Regular marijuana use does not increase one’s chances of developing lung cancer, reported UCLA’s Dr. Li Rita Zhang during the annual meeting of the American Association of Cancer Research.
Dr. Zhang dually analyzed data from six case-control studies conducted from 1999 to 2012 in the United States, Canada, the United Kingdom, and New Zealand, which, when combined, tallied a subject pool of 2,159 lung cancer cases and 2,985 controls.
Dr. Zhang’s examination found that when compared with marijuana smokers who also used tobacco, habitual users (i.e., individuals who smoked one joint a day per year) had no notable increase in cancer risk. There were also no significant differences among marijuana-only smokers.
Pulmonologist and chief medical officer of the Moffitt Cancer Center in Tampa, Fla. Dr. Michael Alberts stated that although other published studies have shown a correlation between smoking marijuana and lung cancer “the conventional wisdom is that cannabis smoking is not as dangerous as cigarette smoking."
He then argued that while smoking anything is not ideal for the respiratory system, when it came to medical marijuana, the benefits could outweigh the risk, a sentiment supported by multiple studies such as those conducted by the Temple University School of Pharmacy, researchers at Harvard, and the California Pacific Medical Center.
The Center for Disease Control just released their latest data on youth attitudes and behaviors, and it showed that more teens are using marijuana than cigarettes. While minors should not be using either substance, it is certainly indisputable that tobacco is far more dangerous than marijuana, with tobacco causing 443,000 deaths every year and marijuana causing … well, zero.
What is more important is that this study shows the need to regulate marijuana in order to keep it away from minors. Since instituting strict age controls for tobacco and ramping up education about the dangers of smoking, teen use has dropped dramatically. Imagine if we applied that same strategy to marijuana. Let adults use the product legally, and use the revenue saved on arrests to pay for education. Sounds simple, right?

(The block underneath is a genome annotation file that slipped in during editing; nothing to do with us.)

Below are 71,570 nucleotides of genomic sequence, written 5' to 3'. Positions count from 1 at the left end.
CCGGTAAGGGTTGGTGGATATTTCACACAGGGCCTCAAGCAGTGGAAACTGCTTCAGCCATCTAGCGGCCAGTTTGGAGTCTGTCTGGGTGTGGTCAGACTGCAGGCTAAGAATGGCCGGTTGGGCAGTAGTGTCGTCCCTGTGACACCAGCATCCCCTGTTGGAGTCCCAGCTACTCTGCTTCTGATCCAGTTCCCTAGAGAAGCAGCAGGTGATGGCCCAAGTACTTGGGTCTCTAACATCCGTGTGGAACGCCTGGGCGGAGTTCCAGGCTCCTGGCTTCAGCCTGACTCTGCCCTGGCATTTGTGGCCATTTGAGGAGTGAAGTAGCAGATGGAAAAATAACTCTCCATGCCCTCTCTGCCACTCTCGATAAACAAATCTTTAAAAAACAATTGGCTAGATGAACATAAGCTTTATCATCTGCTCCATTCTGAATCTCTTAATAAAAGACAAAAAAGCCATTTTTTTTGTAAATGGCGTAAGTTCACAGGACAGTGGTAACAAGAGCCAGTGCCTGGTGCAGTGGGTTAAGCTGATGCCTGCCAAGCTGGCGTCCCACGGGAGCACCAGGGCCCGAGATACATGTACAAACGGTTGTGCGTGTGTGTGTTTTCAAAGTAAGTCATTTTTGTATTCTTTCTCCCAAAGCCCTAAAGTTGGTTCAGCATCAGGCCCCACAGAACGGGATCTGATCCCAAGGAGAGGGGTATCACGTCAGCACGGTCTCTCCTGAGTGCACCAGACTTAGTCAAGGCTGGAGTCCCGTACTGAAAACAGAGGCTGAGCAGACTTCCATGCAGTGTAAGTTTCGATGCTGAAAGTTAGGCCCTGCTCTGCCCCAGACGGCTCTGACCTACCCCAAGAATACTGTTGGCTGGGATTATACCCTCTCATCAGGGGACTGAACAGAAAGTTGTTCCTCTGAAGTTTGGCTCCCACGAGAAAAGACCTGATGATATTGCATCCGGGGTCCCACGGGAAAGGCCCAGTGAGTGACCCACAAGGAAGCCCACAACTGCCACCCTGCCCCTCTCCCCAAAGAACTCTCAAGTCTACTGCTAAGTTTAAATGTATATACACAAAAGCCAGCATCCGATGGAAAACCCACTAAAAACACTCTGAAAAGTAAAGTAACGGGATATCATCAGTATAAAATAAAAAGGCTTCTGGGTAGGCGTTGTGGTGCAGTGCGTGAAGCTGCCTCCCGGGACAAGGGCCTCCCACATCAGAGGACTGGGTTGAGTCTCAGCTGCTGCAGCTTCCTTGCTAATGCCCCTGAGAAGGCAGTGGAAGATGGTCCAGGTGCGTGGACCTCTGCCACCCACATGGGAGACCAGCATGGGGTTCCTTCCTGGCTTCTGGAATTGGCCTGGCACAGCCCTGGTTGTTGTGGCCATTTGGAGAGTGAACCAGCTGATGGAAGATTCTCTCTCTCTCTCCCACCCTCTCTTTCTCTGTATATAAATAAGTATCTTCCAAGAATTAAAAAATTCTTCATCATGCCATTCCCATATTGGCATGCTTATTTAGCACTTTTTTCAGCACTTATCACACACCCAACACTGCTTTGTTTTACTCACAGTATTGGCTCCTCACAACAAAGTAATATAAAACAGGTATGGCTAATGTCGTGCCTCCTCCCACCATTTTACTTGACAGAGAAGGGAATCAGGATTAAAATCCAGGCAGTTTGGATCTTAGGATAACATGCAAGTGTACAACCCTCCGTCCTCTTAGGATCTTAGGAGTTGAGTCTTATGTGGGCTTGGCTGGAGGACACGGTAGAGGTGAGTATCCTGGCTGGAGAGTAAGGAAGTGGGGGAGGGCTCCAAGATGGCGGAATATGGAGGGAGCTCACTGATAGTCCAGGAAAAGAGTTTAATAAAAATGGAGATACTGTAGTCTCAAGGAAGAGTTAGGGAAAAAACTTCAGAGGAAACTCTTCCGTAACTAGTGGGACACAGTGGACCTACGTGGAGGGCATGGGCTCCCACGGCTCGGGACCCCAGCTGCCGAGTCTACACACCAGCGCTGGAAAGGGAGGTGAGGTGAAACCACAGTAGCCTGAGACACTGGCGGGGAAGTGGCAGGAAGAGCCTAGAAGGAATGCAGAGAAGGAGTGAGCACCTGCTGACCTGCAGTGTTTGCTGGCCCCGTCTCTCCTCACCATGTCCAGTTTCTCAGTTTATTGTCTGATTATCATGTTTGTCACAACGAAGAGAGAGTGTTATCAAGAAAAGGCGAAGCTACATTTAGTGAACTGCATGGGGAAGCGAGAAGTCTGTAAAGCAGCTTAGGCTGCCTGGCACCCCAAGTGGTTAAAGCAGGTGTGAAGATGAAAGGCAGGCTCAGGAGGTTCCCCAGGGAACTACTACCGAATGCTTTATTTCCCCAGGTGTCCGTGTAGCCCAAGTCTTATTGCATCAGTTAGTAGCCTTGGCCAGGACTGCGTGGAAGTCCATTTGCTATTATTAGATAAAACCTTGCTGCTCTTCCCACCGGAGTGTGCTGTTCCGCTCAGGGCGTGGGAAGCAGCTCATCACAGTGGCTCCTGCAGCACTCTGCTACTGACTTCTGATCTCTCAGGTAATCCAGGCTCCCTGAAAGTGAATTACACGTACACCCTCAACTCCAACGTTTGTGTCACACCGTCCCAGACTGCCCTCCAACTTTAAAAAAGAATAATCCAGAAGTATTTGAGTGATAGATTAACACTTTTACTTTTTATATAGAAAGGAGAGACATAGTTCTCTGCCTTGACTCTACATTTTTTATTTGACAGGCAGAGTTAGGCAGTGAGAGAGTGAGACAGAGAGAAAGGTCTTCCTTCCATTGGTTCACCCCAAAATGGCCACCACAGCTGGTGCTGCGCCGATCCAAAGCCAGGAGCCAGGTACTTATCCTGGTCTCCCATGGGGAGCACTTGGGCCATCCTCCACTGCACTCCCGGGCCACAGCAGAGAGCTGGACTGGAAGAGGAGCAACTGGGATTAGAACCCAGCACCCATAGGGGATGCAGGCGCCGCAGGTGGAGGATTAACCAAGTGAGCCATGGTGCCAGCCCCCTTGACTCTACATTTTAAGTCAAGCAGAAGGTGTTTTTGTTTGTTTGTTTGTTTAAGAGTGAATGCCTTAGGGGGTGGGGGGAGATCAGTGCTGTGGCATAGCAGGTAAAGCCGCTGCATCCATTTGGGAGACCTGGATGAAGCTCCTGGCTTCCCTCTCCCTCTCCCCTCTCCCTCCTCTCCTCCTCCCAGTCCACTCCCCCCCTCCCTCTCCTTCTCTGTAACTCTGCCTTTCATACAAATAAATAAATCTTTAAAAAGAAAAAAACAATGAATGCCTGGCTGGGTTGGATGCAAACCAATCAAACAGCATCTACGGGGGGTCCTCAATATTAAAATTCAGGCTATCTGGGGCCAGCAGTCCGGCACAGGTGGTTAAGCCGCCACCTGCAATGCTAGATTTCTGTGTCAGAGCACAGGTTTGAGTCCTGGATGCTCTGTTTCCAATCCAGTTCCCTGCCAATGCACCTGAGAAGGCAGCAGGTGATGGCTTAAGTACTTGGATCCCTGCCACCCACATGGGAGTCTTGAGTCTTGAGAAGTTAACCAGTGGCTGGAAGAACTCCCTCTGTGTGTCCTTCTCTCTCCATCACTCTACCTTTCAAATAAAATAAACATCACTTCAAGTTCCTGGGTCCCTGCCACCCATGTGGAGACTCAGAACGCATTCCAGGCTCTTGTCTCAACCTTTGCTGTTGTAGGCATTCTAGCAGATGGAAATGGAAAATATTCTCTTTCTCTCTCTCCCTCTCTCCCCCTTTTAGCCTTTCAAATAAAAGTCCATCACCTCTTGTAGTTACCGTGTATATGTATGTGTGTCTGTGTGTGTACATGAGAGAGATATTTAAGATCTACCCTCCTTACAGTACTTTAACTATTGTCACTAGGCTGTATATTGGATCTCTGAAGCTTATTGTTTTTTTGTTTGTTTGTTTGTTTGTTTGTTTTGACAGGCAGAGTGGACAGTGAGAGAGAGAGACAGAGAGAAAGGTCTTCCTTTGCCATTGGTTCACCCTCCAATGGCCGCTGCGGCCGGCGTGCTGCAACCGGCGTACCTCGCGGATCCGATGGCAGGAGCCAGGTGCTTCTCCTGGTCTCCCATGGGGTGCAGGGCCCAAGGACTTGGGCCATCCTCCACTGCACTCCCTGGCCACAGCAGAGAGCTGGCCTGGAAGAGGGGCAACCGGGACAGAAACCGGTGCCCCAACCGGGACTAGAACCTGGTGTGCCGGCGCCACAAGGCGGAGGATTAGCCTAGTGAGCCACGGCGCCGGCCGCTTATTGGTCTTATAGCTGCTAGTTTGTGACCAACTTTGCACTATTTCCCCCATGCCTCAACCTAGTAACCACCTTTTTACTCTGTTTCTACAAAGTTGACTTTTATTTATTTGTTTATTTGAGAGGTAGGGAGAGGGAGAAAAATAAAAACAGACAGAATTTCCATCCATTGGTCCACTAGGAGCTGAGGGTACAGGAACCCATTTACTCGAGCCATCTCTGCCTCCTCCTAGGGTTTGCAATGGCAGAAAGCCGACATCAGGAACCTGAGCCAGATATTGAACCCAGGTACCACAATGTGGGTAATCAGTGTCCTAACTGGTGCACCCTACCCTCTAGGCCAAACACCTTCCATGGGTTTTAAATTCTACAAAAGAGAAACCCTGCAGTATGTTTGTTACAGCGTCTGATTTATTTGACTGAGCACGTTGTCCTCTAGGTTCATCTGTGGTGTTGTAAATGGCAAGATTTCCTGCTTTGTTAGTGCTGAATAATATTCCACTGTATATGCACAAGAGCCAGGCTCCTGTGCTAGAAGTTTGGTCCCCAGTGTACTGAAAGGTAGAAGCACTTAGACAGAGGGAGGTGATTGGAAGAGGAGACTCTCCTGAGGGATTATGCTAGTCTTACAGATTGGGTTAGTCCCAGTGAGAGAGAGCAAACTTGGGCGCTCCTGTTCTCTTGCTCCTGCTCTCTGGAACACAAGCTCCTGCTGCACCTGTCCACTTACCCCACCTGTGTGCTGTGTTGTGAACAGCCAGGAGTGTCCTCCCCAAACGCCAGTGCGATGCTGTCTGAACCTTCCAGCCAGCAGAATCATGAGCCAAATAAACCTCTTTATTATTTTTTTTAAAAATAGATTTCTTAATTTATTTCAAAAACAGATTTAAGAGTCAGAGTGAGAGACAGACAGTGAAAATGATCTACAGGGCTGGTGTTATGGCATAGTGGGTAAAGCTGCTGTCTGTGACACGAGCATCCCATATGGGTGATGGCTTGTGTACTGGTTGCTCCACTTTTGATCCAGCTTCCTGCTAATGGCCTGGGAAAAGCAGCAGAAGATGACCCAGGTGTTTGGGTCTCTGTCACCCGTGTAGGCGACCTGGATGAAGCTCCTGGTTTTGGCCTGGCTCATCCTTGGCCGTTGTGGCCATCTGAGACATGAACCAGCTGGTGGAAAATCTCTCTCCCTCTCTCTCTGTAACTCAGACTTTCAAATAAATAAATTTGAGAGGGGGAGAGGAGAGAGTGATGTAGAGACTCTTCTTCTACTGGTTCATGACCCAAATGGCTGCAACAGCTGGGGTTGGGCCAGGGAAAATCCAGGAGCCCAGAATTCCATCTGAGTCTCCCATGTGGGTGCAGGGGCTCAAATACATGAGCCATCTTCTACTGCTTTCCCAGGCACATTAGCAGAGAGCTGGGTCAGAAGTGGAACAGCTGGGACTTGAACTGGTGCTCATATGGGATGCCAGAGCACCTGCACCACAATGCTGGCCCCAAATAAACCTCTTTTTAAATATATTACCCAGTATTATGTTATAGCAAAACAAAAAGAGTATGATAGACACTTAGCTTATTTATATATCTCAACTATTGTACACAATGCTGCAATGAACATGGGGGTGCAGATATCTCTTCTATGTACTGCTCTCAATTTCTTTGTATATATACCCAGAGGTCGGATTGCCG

A press release from the Campaign to Regulate Marijuana Like Alcohol sums it up:
DENVER – The High School Youth Risk Behavior Survey released yesterday by the U.S. Centers for Disease Control highlights the need to regulate marijuana in order to reduce availability and use among teens.
Significantly more teens in the United States are using marijuana than cigarettes, according to the survey. Just more than 23 percent of high school students nationwide reported using marijuana within 30 days of taking the latest survey, up from 20.8 percent in 2009. Meanwhile, 18.1 percent reported past-30-day cigarette use, down from 19.5 percent in 2009.
"Marijuana prohibition has utterly failed to reduce teen access to marijuana, and it is time for a new approach," said Betty Aldworth, advocacy director of the Campaign to Regulate Marijuana Like Alcohol. "Strictly regulating tobacco and restricting sales to minors has lent to significant decreases in use and availability, and we would almost surely see the same results with marijuana."
Previous studies have shown that cigarette use and availability among teens, which had been sharply increasing in the early 1990s, began steadily declining shortly after the 1995 implementation of the "We Card" program, a renewed commitment to strictly restrict the sale of tobacco to young people.
"By putting marijuana behind the counter, requiring proof of age, and strictly controlling its sale, we can make it harder for teens to get their hands on it," Aldworth said.
Interestingly, the CDC report also found that Colorado has bucked the national trend of increasing teen marijuana use. Nationwide, past-30-day marijuana use among high school students climbed from 20.8 percent in 2009, to 23.1 percent in 2011. Meanwhile, in Colorado, it dropped from 24.8 percent to 22 percent. It is worth noting that from 2009 to 2011, Colorado enacted strict state and local regulations on the production and sale of marijuana for medical purposes, whereas no such regulations were implemented throughout the rest of the country.